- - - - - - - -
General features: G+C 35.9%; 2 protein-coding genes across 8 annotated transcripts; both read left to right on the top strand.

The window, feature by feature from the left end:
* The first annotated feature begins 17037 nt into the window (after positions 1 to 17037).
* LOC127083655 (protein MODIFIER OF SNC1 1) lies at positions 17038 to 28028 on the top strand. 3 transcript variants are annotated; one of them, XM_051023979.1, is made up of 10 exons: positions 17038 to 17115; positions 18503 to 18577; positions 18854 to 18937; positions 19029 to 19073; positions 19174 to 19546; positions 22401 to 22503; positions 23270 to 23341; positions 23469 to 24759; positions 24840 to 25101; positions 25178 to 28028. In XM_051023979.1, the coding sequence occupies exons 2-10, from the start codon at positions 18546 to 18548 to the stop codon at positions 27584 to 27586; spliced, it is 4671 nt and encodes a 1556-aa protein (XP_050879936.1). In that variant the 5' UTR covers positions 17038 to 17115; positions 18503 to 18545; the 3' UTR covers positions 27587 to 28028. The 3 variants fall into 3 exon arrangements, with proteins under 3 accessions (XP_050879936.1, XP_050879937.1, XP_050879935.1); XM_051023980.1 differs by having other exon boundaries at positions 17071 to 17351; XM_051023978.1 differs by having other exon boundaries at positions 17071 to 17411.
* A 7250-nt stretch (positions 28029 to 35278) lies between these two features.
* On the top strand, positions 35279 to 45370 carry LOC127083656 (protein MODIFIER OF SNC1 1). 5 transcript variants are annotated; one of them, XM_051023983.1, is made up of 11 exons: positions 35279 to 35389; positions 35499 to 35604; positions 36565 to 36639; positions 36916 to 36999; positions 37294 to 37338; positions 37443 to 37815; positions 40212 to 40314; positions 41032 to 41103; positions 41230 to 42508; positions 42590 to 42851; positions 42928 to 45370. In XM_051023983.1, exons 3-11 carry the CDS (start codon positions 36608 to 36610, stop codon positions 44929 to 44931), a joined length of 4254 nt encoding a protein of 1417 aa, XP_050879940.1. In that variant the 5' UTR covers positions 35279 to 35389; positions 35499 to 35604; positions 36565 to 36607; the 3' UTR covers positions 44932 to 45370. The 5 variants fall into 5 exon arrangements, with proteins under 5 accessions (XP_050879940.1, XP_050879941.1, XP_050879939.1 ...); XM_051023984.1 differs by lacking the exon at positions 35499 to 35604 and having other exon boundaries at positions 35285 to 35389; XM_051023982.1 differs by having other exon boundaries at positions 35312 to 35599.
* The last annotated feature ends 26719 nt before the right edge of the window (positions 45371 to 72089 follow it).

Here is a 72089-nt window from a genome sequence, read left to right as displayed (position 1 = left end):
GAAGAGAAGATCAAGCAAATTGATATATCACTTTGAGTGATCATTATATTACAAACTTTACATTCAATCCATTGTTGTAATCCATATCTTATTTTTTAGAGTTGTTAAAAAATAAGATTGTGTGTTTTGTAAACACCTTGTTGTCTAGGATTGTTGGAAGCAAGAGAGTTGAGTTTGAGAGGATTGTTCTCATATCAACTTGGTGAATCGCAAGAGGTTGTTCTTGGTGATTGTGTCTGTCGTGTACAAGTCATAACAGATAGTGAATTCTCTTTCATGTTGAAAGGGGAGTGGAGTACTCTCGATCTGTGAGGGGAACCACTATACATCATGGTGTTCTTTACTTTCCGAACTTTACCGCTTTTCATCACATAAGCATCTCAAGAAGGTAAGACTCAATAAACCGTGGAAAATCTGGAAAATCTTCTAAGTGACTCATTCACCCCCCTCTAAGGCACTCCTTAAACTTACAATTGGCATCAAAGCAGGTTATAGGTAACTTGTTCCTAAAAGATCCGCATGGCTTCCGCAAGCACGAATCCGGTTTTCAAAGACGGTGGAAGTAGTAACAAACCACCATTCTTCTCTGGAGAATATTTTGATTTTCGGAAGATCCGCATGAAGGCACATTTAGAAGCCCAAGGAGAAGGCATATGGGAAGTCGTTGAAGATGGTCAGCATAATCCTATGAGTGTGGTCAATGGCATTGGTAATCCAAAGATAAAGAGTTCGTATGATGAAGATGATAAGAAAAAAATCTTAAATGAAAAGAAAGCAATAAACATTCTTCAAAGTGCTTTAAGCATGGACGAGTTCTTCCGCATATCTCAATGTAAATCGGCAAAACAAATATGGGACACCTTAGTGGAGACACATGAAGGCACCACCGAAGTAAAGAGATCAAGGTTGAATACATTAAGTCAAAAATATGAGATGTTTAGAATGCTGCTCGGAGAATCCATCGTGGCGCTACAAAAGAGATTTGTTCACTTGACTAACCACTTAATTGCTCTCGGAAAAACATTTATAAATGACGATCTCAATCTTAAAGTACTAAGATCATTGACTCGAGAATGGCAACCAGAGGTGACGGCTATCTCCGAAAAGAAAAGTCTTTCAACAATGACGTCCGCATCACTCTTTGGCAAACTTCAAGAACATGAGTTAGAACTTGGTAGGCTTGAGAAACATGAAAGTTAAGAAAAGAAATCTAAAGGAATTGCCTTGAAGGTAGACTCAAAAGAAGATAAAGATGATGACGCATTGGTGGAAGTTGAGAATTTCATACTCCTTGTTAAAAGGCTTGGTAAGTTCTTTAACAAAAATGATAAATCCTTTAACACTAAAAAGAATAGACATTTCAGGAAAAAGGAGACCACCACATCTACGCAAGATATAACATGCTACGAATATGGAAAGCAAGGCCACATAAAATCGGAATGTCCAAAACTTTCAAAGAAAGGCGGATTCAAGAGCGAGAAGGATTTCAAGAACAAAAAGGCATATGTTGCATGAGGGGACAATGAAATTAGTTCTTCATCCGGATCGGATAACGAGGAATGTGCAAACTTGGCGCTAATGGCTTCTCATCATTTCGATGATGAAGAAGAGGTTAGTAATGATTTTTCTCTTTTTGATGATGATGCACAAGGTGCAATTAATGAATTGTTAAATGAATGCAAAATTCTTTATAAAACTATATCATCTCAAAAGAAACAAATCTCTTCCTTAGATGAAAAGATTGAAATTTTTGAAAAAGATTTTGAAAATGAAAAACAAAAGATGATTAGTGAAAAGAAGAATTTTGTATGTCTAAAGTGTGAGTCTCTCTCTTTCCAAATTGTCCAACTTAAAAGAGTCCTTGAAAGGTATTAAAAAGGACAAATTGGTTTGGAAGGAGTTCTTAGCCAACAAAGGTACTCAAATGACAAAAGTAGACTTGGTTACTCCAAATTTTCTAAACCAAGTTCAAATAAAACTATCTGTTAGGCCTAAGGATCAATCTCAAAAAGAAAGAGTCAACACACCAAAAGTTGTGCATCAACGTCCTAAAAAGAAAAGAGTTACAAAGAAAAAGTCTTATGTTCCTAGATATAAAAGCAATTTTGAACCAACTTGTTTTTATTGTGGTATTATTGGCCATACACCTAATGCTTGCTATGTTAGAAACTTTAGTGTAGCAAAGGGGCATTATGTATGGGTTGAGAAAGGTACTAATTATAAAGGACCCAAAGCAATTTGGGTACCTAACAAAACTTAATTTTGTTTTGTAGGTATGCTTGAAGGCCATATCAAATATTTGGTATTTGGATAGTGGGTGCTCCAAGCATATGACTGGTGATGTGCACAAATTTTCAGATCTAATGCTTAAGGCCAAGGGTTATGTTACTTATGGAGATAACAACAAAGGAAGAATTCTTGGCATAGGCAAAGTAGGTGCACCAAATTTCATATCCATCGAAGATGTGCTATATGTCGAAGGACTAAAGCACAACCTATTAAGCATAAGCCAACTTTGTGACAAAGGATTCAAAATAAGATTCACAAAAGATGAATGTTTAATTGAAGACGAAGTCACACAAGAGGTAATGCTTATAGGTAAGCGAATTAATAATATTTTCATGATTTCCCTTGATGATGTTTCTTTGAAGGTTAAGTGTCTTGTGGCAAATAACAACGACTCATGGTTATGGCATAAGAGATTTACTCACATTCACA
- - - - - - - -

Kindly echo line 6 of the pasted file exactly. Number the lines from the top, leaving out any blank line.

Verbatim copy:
* On the top strand, positions 35279 to 45370 carry LOC127083656 (protein MODIFIER OF SNC1 1). 5 transcript variants are annotated; one of them, XM_051023983.1, is made up of 11 exons: positions 35279 to 35389; positions 35499 to 35604; positions 36565 to 36639; positions 36916 to 36999; positions 37294 to 37338; positions 37443 to 37815; positions 40212 to 40314; positions 41032 to 41103; positions 41230 to 42508; positions 42590 to 42851; positions 42928 to 45370. In XM_051023983.1, exons 3-11 carry the CDS (start codon positions 36608 to 36610, stop codon positions 44929 to 44931), a joined length of 4254 nt encoding a protein of 1417 aa, XP_050879940.1. In that variant the 5' UTR covers positions 35279 to 35389; positions 35499 to 35604; positions 36565 to 36607; the 3' UTR covers positions 44932 to 45370. The 5 variants fall into 5 exon arrangements, with proteins under 5 accessions (XP_050879940.1, XP_050879941.1, XP_050879939.1 ...); XM_051023984.1 differs by lacking the exon at positions 35499 to 35604 and having other exon boundaries at positions 35285 to 35389; XM_051023982.1 differs by having other exon boundaries at positions 35312 to 35599.